RT: What do you make of the US president’s comments on the Korean crisis? Is it right to claim that a peaceful solution to the Korean crisis may not be possible?

Brian Becker: Yes, of course, because the US is constantly menacing North Korea and constantly threatening North Korea, carrying out war exercises that simulate the destruction of North Korea –  a country that was destroyed by the US between 1950 -1953. 4 to 5 million Koreans died. There wasn’t one structure taller than one story still standing as a consequence of US bombers. And the main complaint of American pilots was: there was nothing left to bomb in that war. So the US annihilated North Korea.

Here we have Donald Trump saying he’s promising to do the same from the podium of the UN just a couple of months ago. And now Trump, reflecting not just his own personal position, but that of the military industrial complex in America, fears that peace maybe breaking out in the Korean peninsula between the two Koreas. And South Korea has limited sovereignty, because the US troops – 30,000 of them are still there. So we’re seeing unprecedented breakaway from this South Korean government trying to assert sovereignty and say to the Northern people, to their brothers and sisters in the North: “Let’s have peace. Let’s have negotiations. Let’s have a joint team.” That is alarming to Trump and to the military industrial complex, but welcome[d] by all the people in the world.

RT:  What is the next move for North Korea, do you think?

BB: The US doesn’t want North Korea to be reaching out and speaking in a way that would build peace and promote unity between the two Koreas. As the New York Times and the other corporate-owned  mainstream media in the US fear that talks between the North and the South – between Koreans – would drive a wedge, as it is described, between the US and South Korea. The US sees in South Korea, and especially in the South Korean military, a colonial outpost, an extension of American military power in this strategic area of the world. It is not just about Korea, it is also about China, about Russia, it is about the entire region.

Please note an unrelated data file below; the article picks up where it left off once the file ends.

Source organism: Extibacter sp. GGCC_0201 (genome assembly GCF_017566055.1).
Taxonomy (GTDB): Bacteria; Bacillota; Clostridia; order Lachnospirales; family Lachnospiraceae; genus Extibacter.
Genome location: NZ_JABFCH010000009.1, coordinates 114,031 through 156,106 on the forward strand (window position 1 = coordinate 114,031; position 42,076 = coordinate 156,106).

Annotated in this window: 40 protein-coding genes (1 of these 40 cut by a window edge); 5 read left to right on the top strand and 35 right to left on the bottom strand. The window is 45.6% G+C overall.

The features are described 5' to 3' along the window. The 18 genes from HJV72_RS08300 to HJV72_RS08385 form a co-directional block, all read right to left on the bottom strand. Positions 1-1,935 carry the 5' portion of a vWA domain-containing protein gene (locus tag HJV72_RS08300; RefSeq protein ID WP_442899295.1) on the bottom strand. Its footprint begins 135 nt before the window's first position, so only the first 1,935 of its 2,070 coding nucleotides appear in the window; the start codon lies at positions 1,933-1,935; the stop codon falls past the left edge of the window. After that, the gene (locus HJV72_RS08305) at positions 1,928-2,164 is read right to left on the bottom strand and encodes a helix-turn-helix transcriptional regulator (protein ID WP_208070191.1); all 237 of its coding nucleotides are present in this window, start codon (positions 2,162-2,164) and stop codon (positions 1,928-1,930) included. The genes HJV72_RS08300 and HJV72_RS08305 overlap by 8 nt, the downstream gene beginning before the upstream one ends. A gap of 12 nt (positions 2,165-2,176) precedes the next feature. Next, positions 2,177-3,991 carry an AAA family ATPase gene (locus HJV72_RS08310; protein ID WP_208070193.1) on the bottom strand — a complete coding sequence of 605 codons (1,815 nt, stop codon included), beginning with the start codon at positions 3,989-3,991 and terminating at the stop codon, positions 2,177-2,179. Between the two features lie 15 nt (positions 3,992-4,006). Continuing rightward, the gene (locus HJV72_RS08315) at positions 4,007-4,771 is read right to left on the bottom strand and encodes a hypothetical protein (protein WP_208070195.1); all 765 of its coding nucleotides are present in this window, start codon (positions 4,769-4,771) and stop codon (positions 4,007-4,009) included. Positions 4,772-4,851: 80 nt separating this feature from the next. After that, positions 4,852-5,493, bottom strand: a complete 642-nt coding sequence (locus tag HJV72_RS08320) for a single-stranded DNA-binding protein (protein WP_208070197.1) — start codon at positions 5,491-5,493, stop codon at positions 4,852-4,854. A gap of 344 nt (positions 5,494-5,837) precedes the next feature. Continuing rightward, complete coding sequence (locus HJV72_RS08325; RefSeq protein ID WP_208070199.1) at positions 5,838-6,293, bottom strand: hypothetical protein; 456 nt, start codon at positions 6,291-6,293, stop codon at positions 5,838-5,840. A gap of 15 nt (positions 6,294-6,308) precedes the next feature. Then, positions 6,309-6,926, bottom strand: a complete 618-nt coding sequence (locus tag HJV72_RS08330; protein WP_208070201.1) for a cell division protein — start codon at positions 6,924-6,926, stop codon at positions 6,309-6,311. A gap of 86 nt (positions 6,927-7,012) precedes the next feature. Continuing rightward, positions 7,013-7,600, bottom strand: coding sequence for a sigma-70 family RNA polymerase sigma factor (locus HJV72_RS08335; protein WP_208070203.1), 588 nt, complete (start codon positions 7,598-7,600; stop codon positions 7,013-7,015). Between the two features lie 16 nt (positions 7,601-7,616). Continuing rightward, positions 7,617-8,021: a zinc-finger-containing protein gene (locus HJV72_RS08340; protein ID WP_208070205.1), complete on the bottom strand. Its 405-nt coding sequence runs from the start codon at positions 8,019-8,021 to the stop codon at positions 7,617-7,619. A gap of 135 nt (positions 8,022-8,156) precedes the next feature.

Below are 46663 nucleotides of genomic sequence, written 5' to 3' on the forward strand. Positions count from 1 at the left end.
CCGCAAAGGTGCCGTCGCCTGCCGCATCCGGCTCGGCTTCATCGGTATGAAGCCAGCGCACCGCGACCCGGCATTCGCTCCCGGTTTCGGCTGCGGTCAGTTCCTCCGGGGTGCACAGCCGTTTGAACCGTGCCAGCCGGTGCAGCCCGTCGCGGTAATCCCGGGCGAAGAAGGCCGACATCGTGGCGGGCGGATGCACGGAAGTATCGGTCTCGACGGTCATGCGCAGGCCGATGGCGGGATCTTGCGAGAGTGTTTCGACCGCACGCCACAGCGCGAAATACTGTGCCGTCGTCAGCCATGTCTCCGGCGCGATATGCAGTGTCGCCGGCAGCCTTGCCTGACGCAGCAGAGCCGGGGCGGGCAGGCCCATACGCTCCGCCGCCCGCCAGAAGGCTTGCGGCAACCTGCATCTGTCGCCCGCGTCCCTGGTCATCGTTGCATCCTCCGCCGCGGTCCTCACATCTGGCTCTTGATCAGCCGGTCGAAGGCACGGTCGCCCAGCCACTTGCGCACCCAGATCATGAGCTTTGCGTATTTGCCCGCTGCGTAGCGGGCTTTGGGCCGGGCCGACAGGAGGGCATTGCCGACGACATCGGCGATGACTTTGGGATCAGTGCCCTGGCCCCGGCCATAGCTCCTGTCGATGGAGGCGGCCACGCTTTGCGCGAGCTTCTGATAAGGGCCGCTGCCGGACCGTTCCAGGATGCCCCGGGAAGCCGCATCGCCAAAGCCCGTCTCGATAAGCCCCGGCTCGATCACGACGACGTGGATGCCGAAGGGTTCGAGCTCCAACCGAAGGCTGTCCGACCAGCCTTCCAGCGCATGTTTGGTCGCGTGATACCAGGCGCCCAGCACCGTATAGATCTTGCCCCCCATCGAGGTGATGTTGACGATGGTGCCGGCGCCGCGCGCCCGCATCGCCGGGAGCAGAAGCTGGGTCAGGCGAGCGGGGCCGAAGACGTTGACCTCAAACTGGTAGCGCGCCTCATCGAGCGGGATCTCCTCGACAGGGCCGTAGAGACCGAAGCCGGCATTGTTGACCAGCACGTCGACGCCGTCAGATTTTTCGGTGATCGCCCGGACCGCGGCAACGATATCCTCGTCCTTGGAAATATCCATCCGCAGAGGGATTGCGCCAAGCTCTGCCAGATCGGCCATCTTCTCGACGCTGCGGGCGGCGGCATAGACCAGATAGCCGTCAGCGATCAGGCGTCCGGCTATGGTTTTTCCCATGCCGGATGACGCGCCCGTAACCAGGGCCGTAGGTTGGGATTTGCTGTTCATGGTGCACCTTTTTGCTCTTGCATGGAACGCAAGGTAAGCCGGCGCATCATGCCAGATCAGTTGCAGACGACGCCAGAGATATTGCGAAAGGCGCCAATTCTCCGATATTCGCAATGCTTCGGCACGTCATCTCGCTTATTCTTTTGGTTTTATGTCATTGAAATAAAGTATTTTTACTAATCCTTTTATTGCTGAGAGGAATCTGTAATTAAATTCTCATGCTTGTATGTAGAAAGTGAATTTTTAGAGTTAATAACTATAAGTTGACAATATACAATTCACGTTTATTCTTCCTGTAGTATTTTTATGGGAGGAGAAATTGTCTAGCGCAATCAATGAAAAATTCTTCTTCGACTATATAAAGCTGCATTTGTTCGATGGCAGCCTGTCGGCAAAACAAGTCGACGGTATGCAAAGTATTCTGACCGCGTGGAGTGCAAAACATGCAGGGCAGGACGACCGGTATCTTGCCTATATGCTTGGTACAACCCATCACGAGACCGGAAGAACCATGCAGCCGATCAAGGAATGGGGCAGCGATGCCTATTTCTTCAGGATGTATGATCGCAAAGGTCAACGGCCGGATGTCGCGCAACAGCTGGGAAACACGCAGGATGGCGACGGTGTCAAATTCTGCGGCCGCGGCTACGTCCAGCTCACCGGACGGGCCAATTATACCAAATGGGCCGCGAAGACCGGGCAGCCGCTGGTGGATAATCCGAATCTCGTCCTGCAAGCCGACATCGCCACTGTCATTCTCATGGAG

The Korean people don’t want war, they don’t want to be pawns on somebody else’s geostrategic chessboard. So they are making their own moves towards peace. What can North Korea do? North Korea has been consistent – they say they want a guarantee of their security and peace, and that would be the premise, the basis for new negotiations to bring the tension level down in the Korean peninsula. That can happen, that is achievable.

RT:  To what extent can North and South Korea find a sort of a middle ground, find peace between themselves on their own, and to what extent do they need outside assistance?

BB: They don’t need any assistance. In fact North Korea doesn’t have to look and see whether a foreign power approves of its negotiating stance with South Korea. It is a sovereign country. It has no foreign troops on its soil. Unfortunately South Korea has foreign troops on its soil and it has less a kind of restricted sovereignty, so it must always be looking over its shoulder to see, does Washington approved. That’s not right. The people in South Korea should be self-determining, they should be the masters of their own destiny, and if left alone by Washington, I believe they will find a path for the peaceful reunification of the Korean peninsula. Korea has existed as a unitary country and culture for 5000 years – the division needs to come to an end.